Brand trust ranks as one of the top considerations when it comes to product purchases, yet brands are largely failing to inspire trust among consumers.
This is according to the Edelman Trust Barometer 2019 Special Report: In Brands We Trust?, released today (18 June). The Edelman Trust Barometer is the PR firm's annual trust and credibility survey.
The report shows that brand trust ranks among the top five buying considerations, with 81% of respondents naming this after quality (85%), convenience (84%), value (84%) and ingredients (82%).
Yet only a third of those surveyed (34%) said they trusted most of the brands they bought from. Two-thirds of respondents agreed that a good reputation might get them to try a product, but they would soon stop buying it unless they trusted the company behind the brand.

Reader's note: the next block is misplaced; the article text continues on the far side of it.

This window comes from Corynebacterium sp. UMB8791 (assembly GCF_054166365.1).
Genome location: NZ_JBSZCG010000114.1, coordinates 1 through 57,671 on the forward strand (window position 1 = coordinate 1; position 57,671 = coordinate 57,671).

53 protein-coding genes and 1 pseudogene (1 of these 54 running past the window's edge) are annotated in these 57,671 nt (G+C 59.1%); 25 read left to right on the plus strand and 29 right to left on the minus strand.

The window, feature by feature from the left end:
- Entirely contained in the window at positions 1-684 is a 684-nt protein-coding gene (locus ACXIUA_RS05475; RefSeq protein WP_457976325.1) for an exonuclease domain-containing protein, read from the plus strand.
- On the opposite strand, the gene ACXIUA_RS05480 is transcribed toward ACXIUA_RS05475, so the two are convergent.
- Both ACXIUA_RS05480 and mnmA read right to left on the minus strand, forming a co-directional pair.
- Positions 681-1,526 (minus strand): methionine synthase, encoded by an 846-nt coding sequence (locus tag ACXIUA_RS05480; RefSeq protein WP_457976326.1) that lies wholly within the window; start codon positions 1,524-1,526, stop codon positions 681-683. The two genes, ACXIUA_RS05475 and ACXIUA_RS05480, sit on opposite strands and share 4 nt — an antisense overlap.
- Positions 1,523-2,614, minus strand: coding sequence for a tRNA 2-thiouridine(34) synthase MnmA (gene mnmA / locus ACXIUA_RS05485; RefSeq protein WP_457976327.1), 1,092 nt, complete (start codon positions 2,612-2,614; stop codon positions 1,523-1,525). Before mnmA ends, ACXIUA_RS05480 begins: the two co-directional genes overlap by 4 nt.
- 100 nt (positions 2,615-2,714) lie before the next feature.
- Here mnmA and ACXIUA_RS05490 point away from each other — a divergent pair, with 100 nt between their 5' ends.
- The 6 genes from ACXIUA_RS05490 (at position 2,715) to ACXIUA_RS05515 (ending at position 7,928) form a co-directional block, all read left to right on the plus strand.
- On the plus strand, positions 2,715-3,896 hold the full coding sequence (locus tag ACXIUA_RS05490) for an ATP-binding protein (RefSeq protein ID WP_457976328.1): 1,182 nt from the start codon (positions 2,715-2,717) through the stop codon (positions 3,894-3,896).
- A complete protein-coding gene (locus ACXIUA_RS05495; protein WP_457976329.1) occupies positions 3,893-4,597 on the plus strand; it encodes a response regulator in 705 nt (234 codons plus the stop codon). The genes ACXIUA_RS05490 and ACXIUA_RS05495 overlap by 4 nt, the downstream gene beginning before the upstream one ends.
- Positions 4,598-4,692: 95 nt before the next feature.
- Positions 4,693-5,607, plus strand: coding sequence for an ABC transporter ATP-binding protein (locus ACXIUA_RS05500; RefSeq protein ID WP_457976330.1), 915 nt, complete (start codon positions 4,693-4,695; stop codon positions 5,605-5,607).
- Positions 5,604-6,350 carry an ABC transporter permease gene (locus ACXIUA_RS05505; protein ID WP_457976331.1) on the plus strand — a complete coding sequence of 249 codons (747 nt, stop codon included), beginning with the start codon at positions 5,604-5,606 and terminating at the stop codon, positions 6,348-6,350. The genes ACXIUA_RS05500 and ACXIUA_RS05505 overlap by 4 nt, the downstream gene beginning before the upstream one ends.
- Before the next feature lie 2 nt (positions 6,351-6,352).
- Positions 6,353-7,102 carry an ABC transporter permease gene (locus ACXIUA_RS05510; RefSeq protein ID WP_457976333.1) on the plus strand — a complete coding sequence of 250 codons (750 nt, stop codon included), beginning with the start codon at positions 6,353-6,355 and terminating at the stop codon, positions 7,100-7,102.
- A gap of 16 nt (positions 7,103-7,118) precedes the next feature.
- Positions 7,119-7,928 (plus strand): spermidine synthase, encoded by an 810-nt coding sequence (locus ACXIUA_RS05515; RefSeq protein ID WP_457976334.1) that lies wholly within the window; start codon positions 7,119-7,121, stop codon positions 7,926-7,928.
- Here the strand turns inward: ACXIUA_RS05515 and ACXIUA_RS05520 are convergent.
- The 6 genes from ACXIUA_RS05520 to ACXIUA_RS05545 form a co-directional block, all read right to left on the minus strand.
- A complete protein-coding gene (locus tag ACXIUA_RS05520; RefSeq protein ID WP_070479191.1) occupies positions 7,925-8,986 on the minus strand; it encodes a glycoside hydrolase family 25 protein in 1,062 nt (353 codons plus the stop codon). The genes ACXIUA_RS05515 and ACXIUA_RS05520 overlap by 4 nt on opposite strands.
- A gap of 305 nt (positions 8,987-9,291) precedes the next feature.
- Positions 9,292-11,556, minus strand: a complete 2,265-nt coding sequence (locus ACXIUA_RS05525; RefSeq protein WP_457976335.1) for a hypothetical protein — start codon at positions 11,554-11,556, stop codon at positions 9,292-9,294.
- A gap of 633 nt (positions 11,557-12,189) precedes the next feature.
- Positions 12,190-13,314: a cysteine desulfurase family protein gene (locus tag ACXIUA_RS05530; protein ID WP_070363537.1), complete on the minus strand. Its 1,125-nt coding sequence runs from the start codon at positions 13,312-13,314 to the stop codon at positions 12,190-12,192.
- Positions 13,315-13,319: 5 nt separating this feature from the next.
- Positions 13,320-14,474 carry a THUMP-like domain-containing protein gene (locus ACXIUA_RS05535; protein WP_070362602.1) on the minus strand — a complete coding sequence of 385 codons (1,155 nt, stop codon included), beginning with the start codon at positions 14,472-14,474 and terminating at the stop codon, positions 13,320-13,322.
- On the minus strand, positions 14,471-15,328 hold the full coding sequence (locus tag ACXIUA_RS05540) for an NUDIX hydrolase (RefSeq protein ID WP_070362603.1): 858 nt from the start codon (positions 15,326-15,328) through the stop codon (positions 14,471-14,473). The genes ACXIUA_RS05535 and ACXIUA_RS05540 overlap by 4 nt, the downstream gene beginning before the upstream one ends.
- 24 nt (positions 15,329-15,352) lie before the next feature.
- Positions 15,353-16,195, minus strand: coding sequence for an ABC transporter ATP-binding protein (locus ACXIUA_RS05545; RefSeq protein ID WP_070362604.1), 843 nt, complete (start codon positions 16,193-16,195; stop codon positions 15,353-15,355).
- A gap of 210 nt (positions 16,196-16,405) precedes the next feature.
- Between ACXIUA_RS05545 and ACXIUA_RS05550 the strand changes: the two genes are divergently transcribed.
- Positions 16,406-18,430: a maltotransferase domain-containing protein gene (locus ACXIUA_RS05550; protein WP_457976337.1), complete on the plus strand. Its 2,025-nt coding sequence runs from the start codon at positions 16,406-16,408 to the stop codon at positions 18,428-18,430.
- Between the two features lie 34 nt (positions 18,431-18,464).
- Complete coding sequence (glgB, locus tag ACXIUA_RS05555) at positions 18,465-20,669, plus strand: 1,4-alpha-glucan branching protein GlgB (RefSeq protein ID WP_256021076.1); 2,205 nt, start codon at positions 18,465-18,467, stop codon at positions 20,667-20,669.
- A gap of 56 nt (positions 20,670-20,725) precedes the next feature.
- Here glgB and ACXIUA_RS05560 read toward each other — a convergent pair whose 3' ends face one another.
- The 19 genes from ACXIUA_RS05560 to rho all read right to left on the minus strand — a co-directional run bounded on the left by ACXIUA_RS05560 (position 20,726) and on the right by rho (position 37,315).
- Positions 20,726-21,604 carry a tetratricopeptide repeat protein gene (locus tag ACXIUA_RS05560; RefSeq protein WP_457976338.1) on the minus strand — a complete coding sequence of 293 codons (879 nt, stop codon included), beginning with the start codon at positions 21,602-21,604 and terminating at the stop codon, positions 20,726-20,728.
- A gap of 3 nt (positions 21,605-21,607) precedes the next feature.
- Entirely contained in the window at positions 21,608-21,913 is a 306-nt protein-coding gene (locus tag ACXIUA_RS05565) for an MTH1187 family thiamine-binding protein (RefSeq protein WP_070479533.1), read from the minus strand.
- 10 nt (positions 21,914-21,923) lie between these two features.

More than half of respondents (53%) said that every brand had a responsibility to get involved in at least one societal issue that did not directly impact its business, yet just 21% said they knew from personal experience that the brands they used kept the best interests of society in mind. A further 49% said that brands could do more to solve social ills than government.
Richard Edelman, president and chief executive officer of Edelman, said brands that pass through the "three gates of trust" – product, customer experience and societal impact – earn big rewards in purchasing, loyalty, advocacy and communications.
Amanda Glasgow, global chair of brand at Edelman, added: "Consumers are wary that brands are ‘trustwashing’ and being less than truthful about their commitment to society. Talking about an issue in an ad isn’t enough. Brands need to go further to impact real change. This could be anything from advocacy to financial support to internal reforms."
The study drew insight from 16,000 respondents across eight markets: Brazil, China, France, Germany, India, Japan, the UK and the US.